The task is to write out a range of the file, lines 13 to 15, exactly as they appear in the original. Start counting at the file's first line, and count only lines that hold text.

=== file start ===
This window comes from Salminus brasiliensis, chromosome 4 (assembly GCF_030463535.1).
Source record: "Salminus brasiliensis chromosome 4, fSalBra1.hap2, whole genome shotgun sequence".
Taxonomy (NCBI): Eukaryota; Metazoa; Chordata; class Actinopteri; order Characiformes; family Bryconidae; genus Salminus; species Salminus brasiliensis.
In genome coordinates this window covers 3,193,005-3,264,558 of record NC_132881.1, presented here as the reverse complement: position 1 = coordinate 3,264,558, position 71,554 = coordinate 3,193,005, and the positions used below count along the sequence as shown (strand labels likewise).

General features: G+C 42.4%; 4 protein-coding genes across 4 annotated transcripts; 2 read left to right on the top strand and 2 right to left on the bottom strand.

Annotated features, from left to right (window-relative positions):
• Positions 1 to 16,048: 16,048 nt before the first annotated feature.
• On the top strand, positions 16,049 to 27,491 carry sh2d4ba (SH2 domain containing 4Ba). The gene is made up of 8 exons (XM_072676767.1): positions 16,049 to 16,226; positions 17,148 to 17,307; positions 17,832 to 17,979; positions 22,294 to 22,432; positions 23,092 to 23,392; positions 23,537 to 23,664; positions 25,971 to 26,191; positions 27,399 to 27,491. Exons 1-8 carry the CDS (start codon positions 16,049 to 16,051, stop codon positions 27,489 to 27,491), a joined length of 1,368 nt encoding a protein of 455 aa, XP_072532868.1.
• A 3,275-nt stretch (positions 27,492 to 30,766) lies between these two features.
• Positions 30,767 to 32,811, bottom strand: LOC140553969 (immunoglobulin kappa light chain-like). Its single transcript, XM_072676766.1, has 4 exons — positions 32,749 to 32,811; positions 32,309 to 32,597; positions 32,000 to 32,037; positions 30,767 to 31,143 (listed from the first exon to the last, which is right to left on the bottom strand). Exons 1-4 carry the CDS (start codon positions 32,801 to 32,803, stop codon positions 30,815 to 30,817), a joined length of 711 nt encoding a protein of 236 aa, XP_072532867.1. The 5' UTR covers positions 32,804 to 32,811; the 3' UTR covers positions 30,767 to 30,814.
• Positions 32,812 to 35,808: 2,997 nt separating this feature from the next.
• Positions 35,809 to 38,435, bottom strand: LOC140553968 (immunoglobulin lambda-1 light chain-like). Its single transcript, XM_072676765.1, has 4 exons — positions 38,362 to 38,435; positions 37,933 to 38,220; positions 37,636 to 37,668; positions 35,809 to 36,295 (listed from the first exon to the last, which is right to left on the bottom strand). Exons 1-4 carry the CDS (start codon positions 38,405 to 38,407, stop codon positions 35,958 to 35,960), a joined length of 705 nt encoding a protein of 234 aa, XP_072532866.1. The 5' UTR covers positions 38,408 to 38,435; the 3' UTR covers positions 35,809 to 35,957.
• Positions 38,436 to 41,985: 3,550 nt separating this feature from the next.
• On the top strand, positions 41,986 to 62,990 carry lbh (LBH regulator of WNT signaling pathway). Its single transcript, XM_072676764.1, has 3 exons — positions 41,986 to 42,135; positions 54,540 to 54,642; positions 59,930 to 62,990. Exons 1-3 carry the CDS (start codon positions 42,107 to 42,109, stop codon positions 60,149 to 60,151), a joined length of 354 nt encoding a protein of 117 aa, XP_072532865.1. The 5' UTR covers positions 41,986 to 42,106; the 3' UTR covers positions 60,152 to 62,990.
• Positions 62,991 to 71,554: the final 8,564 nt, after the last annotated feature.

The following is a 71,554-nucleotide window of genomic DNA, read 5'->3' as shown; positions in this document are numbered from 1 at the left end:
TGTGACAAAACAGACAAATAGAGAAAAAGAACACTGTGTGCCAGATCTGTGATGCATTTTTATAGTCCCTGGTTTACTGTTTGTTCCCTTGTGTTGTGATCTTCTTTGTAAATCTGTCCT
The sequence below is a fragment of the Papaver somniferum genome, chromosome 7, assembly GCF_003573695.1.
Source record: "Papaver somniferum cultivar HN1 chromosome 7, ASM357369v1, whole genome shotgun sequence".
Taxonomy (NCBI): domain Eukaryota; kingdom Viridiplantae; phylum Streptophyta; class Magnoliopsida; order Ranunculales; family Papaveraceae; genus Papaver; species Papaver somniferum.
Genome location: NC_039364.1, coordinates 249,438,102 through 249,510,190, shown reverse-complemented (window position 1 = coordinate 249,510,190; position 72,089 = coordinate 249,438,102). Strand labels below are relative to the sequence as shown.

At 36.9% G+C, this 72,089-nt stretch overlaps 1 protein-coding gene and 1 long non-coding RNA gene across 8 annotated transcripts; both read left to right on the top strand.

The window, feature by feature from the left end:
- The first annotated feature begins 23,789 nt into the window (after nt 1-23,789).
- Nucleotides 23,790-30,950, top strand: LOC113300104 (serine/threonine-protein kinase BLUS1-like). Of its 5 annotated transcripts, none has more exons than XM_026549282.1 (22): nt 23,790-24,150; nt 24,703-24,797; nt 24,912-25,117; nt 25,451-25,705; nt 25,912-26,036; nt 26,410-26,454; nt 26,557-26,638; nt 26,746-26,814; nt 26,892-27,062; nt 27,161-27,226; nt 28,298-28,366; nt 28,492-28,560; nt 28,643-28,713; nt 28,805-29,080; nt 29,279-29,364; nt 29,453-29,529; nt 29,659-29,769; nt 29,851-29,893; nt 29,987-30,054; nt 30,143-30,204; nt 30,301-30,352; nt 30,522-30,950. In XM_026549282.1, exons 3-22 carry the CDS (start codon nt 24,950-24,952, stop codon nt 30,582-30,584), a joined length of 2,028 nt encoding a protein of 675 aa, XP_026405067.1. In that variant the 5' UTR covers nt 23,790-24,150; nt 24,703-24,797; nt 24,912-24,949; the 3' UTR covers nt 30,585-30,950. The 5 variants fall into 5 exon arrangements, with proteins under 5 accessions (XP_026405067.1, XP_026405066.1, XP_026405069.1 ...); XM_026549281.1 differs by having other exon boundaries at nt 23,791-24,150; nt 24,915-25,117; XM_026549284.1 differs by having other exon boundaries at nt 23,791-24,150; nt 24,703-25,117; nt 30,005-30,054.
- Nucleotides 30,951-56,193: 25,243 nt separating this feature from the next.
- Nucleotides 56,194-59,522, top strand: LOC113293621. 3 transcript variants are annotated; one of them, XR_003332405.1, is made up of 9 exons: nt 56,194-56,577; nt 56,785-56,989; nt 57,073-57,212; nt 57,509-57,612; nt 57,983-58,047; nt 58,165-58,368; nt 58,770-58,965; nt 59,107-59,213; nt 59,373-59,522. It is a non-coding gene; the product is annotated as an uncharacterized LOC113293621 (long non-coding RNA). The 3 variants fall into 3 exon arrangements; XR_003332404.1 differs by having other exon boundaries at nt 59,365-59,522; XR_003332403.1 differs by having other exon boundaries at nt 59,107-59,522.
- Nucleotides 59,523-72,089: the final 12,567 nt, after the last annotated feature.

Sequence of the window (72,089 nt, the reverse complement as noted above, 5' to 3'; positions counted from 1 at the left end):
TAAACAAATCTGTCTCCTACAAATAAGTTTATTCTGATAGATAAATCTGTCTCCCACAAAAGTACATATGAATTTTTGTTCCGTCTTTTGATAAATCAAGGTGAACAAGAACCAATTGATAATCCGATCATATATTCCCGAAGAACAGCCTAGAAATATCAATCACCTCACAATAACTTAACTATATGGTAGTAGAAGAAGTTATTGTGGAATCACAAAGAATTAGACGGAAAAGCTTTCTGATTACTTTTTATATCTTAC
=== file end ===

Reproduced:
• Positions 38,436 to 41,985: 3,550 nt separating this feature from the next.
• On the top strand, positions 41,986 to 62,990 carry lbh (LBH regulator of WNT signaling pathway). Its single transcript, XM_072676764.1, has 3 exons — positions 41,986 to 42,135; positions 54,540 to 54,642; positions 59,930 to 62,990. Exons 1-3 carry the CDS (start codon positions 42,107 to 42,109, stop codon positions 60,149 to 60,151), a joined length of 354 nt encoding a protein of 117 aa, XP_072532865.1. The 5' UTR covers positions 41,986 to 42,106; the 3' UTR covers positions 60,152 to 62,990.
• Positions 62,991 to 71,554: the final 8,564 nt, after the last annotated feature.